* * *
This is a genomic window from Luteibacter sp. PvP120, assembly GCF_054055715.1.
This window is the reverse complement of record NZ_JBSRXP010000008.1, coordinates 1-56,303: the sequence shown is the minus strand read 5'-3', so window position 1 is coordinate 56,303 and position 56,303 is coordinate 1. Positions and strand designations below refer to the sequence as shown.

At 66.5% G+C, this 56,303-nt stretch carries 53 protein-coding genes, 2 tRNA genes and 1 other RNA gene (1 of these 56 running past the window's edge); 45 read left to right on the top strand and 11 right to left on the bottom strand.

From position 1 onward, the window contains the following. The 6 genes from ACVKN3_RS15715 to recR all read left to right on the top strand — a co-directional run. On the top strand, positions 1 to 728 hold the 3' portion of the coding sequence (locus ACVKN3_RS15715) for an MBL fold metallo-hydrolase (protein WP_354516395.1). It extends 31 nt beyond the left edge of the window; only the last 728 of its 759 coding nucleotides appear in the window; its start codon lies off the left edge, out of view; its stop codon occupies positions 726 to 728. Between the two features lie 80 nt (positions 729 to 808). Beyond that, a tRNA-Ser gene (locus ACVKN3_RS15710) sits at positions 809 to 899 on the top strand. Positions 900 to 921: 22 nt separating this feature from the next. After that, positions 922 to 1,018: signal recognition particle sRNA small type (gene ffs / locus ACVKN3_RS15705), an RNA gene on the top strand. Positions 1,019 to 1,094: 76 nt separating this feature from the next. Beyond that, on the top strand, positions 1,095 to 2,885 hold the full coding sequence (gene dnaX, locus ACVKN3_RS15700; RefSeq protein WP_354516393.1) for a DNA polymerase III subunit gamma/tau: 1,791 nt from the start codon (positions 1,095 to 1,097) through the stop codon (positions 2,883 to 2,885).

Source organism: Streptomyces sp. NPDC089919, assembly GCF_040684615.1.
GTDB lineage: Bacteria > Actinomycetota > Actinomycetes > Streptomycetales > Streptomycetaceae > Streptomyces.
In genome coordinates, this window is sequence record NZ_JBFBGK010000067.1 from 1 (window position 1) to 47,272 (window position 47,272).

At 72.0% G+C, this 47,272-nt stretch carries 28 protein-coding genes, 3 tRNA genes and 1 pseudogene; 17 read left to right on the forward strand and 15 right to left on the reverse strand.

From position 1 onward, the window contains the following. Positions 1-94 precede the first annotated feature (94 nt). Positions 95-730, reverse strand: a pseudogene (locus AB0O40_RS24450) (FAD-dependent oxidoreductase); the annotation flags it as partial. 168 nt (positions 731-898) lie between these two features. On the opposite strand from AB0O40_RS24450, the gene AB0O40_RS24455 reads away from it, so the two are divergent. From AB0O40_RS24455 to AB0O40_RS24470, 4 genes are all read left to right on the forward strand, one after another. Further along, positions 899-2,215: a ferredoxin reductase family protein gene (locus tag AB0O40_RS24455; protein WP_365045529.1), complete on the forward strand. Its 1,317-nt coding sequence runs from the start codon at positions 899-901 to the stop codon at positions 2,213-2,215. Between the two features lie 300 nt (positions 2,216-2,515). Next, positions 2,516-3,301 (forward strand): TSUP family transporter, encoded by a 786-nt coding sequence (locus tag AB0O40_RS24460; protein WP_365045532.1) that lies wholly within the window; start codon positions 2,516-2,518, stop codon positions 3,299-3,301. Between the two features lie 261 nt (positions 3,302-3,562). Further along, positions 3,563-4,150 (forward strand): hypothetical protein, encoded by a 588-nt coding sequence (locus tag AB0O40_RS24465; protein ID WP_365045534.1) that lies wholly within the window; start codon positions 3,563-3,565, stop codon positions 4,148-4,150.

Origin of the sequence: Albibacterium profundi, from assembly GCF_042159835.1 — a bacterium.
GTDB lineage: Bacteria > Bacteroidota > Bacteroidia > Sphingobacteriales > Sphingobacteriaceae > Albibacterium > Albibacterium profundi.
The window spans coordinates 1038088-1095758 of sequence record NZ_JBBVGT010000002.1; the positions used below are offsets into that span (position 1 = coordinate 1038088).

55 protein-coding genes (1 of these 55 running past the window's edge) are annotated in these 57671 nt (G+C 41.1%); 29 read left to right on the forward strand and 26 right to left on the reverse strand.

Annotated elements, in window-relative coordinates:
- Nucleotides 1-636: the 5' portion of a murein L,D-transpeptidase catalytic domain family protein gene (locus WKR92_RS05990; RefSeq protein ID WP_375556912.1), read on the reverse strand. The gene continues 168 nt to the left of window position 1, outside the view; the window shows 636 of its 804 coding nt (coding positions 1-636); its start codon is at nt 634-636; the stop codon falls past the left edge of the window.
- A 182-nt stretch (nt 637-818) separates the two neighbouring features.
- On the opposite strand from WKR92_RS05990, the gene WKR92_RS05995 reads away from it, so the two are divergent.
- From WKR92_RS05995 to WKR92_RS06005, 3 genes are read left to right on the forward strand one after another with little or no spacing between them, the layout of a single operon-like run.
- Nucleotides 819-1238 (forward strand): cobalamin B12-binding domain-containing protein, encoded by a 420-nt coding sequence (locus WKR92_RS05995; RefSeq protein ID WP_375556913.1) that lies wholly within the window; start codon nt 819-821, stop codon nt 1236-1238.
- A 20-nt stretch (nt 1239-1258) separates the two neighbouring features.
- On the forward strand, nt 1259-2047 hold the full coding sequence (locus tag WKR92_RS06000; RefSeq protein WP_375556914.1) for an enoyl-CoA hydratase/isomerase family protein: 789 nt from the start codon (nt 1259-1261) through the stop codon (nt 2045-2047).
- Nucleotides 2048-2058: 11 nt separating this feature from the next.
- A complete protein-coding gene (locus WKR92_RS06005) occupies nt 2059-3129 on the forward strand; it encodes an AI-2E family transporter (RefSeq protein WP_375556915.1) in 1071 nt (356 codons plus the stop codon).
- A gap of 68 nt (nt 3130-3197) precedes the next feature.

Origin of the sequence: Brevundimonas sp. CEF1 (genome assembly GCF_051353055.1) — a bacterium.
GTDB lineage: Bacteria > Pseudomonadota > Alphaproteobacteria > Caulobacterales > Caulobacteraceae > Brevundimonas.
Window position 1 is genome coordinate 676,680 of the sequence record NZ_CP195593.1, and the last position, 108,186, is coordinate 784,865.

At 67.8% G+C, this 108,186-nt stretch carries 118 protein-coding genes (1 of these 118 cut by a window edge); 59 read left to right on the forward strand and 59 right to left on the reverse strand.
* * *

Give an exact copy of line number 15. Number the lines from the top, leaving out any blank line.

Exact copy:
- Nucleotides 1-636: the 5' portion of a murein L,D-transpeptidase catalytic domain family protein gene (locus WKR92_RS05990; RefSeq protein ID WP_375556912.1), read on the reverse strand. The gene continues 168 nt to the left of window position 1, outside the view; the window shows 636 of its 804 coding nt (coding positions 1-636); its start codon is at nt 634-636; the stop codon falls past the left edge of the window.